As a child growing up, I always heard my aunt, Leona Cobb, say, “There will be many people who will pass by your house that will never see the inside of your home. They won’t see the precious antique pieces, the rugs from Persia, or the Wedgewood china that is important to you. What they will see is your yard. Keep it mowed and trimmed.”
I have consistently adhered to her advice since becoming a homeowner.
Last year the unthinkable happened – my riding mower broke down. I didn’t have a trailer to take it to the repair shop. My neighbor, Rev. Charles Berry, graciously loaded the mower on his trailer and took it to the shop for me.
His intention was to pick up the mower once it was repaired; however, his truck broke down. Therefore, to my dismay, my yard was beginning to look like a wilderness. It had not been mowed for almost six weeks.
Before, I never had to deal with matters of this nature, but as a single parent, I am now totally responsible for the upkeep of my property. My nephew, Steven, always helped me by using his truck for errands and with the yard work.
However, this time, I couldn’t call him because he was serving his second tour of duty in Iraq.
Needing my mower, I literally begged a man who had a truck and trailer in his yard to haul the mower home. He said, “No.”
I told him I’ll be glad to pay. He said, “No, I can’t do it.”
I explained my dilemma, he still said, “No.” I even told him he could use my nephew’s truck. Again, he said, “No.”
I could have called my brothers or brother-in-law who live 25 miles away to pick up the repaired mower; carry it two miles to my house and then drive 25 miles back. I chose not to.
I finally thought of another person who lived nearby, Policeman and Dare Officer Ikey Carmichael. I went to his house and asked him, “Is there any way I could get you to pick up my mower for me? I don’t have a trailer to haul it home. I can’t get anyone locally to help me, and I desperately need to mow my yard.”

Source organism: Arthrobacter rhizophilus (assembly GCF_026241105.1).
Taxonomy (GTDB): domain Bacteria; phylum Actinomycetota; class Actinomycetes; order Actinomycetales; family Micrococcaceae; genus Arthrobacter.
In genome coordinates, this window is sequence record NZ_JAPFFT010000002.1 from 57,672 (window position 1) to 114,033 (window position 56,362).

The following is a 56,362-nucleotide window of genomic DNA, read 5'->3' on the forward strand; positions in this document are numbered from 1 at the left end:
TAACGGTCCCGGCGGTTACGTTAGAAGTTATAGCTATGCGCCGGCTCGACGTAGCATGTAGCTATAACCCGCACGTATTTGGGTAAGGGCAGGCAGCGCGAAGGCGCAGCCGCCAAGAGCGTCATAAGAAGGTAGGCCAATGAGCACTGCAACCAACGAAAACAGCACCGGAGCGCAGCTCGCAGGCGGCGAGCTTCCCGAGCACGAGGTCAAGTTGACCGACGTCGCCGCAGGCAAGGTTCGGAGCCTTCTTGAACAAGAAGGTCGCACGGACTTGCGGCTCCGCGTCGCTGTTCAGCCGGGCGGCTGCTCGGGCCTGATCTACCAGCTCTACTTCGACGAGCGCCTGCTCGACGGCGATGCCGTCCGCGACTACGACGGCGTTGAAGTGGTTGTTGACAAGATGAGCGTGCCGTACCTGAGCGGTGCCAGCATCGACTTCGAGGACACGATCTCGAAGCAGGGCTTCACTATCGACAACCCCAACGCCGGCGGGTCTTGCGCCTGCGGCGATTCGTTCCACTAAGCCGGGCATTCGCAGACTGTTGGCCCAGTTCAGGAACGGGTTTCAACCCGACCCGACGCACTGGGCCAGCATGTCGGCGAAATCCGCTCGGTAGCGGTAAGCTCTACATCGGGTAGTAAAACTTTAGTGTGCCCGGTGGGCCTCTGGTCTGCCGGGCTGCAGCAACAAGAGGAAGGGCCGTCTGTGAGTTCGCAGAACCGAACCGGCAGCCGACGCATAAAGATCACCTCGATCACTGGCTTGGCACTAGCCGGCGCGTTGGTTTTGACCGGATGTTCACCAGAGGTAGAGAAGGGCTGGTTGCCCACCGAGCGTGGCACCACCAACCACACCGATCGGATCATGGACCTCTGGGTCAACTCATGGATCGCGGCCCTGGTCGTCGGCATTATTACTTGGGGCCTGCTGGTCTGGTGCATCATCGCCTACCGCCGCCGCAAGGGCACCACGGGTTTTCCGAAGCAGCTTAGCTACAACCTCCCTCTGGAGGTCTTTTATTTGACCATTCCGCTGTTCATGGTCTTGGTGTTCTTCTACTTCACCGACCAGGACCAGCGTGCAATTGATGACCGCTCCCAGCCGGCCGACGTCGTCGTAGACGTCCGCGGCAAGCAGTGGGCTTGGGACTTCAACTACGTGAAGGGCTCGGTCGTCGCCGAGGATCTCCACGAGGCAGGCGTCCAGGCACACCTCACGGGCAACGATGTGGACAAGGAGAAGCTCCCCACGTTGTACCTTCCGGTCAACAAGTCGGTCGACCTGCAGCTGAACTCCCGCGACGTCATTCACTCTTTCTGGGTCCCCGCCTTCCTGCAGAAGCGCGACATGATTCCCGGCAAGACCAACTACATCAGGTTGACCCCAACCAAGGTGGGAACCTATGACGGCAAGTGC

He immediately said, “Of course, I will help you.”
He proceeded to hook up his trailer to his truck, went about 500 yards to the repair shop, picked up my mower, followed me home and dropped it off.
He said, “If I can help you again, please call me.”
Educator Marion Wright Edelman said, “Service is what life is all about.” I don’t know the gentleman’s circumstances as to why he would not help, and I certainly don’t judge him for not helping me. However, that incident caused me to think about my own life and my service to others.
I began to question and ponder within myself, “How do you define a neighbor? Am I too busy to offer assistance to someone in need? What have I done to help others? Have I passed by a person walking and not picked them up? Have I helped people only because we attend the same church, live in the same neighborhood, happen to be the same color, work together or just happen to know them? Who is my neighbor? Is it my responsibility and duty to help others?
Edelman further stated, “We must not, in trying to think about how we can make a big difference, ignore the small daily differences we can make which, over time, add up to big differences that we often cannot foresee.”
I thought of a passage in the book of Matthew where Jesus was posed a series of questions: “Master, when did I clothe you? When were you a stranger and I took you in? When did I feed you? When did I visit you? When did I give thee a drink of water?
He answered by saying, “When you have done it unto the least one of my brethren, you have done it unto me.”
Rev. Berry and Lt. Carmichael, one black, one white, both followed the principle of service to others. Friends, have we been a good neighbor? Have we offered our services to help others in need?
You be the judge.
Community columnist Juanita Gambrell Floyd is vice president of finance/administration for CREATE Foundation, Inc. Contact her at email@example.com.
Juanita Gambrell Floyd